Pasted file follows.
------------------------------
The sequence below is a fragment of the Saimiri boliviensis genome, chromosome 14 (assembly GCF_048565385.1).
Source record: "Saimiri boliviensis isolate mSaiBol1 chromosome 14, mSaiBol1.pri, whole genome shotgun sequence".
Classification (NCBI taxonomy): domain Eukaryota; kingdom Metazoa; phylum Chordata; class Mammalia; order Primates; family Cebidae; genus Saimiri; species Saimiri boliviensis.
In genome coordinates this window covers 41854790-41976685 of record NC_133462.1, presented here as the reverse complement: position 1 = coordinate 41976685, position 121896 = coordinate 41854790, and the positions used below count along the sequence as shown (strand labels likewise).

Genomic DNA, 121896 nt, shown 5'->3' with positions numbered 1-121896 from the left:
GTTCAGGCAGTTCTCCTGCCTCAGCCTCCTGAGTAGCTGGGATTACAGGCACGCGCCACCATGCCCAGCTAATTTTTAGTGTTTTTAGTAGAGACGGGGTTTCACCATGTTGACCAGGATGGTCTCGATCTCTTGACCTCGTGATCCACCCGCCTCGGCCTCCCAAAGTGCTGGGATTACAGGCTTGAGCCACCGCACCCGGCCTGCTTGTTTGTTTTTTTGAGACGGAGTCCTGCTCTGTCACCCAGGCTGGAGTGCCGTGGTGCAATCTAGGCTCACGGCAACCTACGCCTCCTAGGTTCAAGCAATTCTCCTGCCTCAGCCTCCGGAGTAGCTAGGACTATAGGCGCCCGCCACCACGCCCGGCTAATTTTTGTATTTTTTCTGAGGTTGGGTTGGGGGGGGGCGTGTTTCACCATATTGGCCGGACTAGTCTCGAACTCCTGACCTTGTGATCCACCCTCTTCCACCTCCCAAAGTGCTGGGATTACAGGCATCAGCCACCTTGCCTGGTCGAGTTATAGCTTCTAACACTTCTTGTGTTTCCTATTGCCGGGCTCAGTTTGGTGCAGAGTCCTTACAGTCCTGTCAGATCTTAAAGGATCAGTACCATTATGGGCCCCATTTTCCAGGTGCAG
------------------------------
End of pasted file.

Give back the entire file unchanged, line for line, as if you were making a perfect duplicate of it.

The sequence below is a fragment of the Saimiri boliviensis genome, chromosome 14 (assembly GCF_048565385.1).
Source record: "Saimiri boliviensis isolate mSaiBol1 chromosome 14, mSaiBol1.pri, whole genome shotgun sequence".
Classification (NCBI taxonomy): domain Eukaryota; kingdom Metazoa; phylum Chordata; class Mammalia; order Primates; family Cebidae; genus Saimiri; species Saimiri boliviensis.
In genome coordinates this window covers 41854790-41976685 of record NC_133462.1, presented here as the reverse complement: position 1 = coordinate 41976685, position 121896 = coordinate 41854790, and the positions used below count along the sequence as shown (strand labels likewise).

Genomic DNA, 121896 nt, shown 5'->3' with positions numbered 1-121896 from the left:
GTTCAGGCAGTTCTCCTGCCTCAGCCTCCTGAGTAGCTGGGATTACAGGCACGCGCCACCATGCCCAGCTAATTTTTAGTGTTTTTAGTAGAGACGGGGTTTCACCATGTTGACCAGGATGGTCTCGATCTCTTGACCTCGTGATCCACCCGCCTCGGCCTCCCAAAGTGCTGGGATTACAGGCTTGAGCCACCGCACCCGGCCTGCTTGTTTGTTTTTTTGAGACGGAGTCCTGCTCTGTCACCCAGGCTGGAGTGCCGTGGTGCAATCTAGGCTCACGGCAACCTACGCCTCCTAGGTTCAAGCAATTCTCCTGCCTCAGCCTCCGGAGTAGCTAGGACTATAGGCGCCCGCCACCACGCCCGGCTAATTTTTGTATTTTTTCTGAGGTTGGGTTGGGGGGGGGCGTGTTTCACCATATTGGCCGGACTAGTCTCGAACTCCTGACCTTGTGATCCACCCTCTTCCACCTCCCAAAGTGCTGGGATTACAGGCATCAGCCACCTTGCCTGGTCGAGTTATAGCTTCTAACACTTCTTGTGTTTCCTATTGCCGGGCTCAGTTTGGTGCAGAGTCCTTACAGTCCTGTCAGATCTTAAAGGATCAGTACCATTATGGGCCCCATTTTCCAGGTGCAG